This column often includes a lot of history, but it's rare that it ties in directly with a historical event. This month's song does. This year marks the hundredth anniversary of a feat that baffled mariners for nearly four hundred years: The transit of the Northwest Passage.
So obscure has this particular feat become that a lot Americans probably don't even know what it means. You may recall that Columbus bumped into America as he was trying to get to the Indies (which, ironically, he set out to do because he was too dumb to realize that he was using an incorrect measurement of earth's circumference). America, to be sure, proved a useful discovery — but Europeans still wanted to get to the Indies without having to go around Africa.
This proved tricky. Before the building of the Panama Canal, the only route available was the trip around Cape Horn, which was long and dangerous. So various people, especially British, tried to find a route around the Americas north of Canada. This was the Northwest Passage.
The problem is, it's so far north that it's not really a passage; it has been, especially pre-global warming, an ice floe with a few melted spots. People sought the passage as early as the late sixteenth century, but ice always blocked them.
The Napoleonic Wars brought a change. The British built up a big navy — and then came 1815, and there wasn't any enemy left, and suddenly there were a bunch of officers on the beach and desperately looking for something to do. So someone decided it was time to go back to looking for the Northwest Passage. Several expeditions went out between 1815 and 1825; all were stopped by the ice, usually suffering losses from scurvy and other problems. (The British by this time were using lime juice against scurvy, but the ration was too small to prevent scurvy by itself. Most crews could get at least some vegetables as they voyaged. Not in the arctic!) Still, significant parts of the Canadian arctic were mapped, and one explorer, W. Edward Parry, in 1819-1820 made it about two-thirds of the way through, passing Lancaster Sound, the Barrow Straight, and Melville Sound before ice halted him.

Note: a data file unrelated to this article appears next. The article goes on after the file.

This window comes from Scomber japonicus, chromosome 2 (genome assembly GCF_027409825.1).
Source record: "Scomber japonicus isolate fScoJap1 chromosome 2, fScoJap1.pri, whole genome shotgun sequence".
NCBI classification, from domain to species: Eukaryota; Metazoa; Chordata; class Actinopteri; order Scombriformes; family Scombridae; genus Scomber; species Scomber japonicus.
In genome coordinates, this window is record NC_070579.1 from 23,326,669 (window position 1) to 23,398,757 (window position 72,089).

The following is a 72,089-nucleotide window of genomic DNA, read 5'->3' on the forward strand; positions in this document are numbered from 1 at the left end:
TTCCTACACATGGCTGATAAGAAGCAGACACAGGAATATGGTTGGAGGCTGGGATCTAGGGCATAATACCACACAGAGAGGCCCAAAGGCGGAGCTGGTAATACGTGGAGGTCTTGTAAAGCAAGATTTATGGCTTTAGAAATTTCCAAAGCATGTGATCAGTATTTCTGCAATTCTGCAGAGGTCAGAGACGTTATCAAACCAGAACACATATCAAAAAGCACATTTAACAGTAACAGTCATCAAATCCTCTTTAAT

Enter John Franklin (1786-1847). Franklin had been a junior officer at Trafalgar, had commanded a ship in an expedition toward the North Pole in 1819, and had led two overland expeditions into northern Canada in the years after that -- one of which had led to near-disaster, with charges of murder and cannibalism. He had then been sent as a colonial governor to Van Diemen's Land (Tasmania).
The job didn't suit him. Franklin was a charming and kindhearted man; he hated flogging his sailors, for instance. Unfortunately, the local officials in Van Diemen's Land were brutal, and felt Franklin was soft. Still less did they like his (second) wife, Jane Griffin Franklin -- an educated, intelligent, beautiful, and spirited woman who didn't want to be just some ornament. Franklin came back from Australia without official commendation, and in need of a career revival.
The Arctic beckoned. By the 1840s, the British government had lost interest in the Passage; it was clear it wasn't commercially viable. But Franklin and others talked the navy into one more expedition. The first choice for leader, James Clark Ross (who was just back from exploring the antarctic; the Ross Sea and Ice Shelf are named for him) turned down the command, so Franklin got the job. In 1845, he led H.M.S. Erebus and Terror into Lancaster Sound.
Neither he nor any of his 129 men was ever seen again by Europeans. His fate had to be learned from the handful of relics they left behind.
The expedition was very well equipped, with food for four years, a large library, and steam ships. Erebus and Terror were the best ships for the job (they had been with Ross in the Antarctic; there are mountains there named for them). But there were errors in their maps, which caused them to waste a year circling Cornwallis Island. Then they were trapped in ice for more than a year and a half. Franklin died near the end of that time. His second in command, F. R. M. Crozier, tried to make it home by land. But his men were by then too feeble, perhaps with lead poisoning (a currently popular theory, though the evidence isn't quite as strong as some claim) and certainly with scurvy, to make it. We don't know their exact fates, but we know that they split into various parties, all of which came to grief.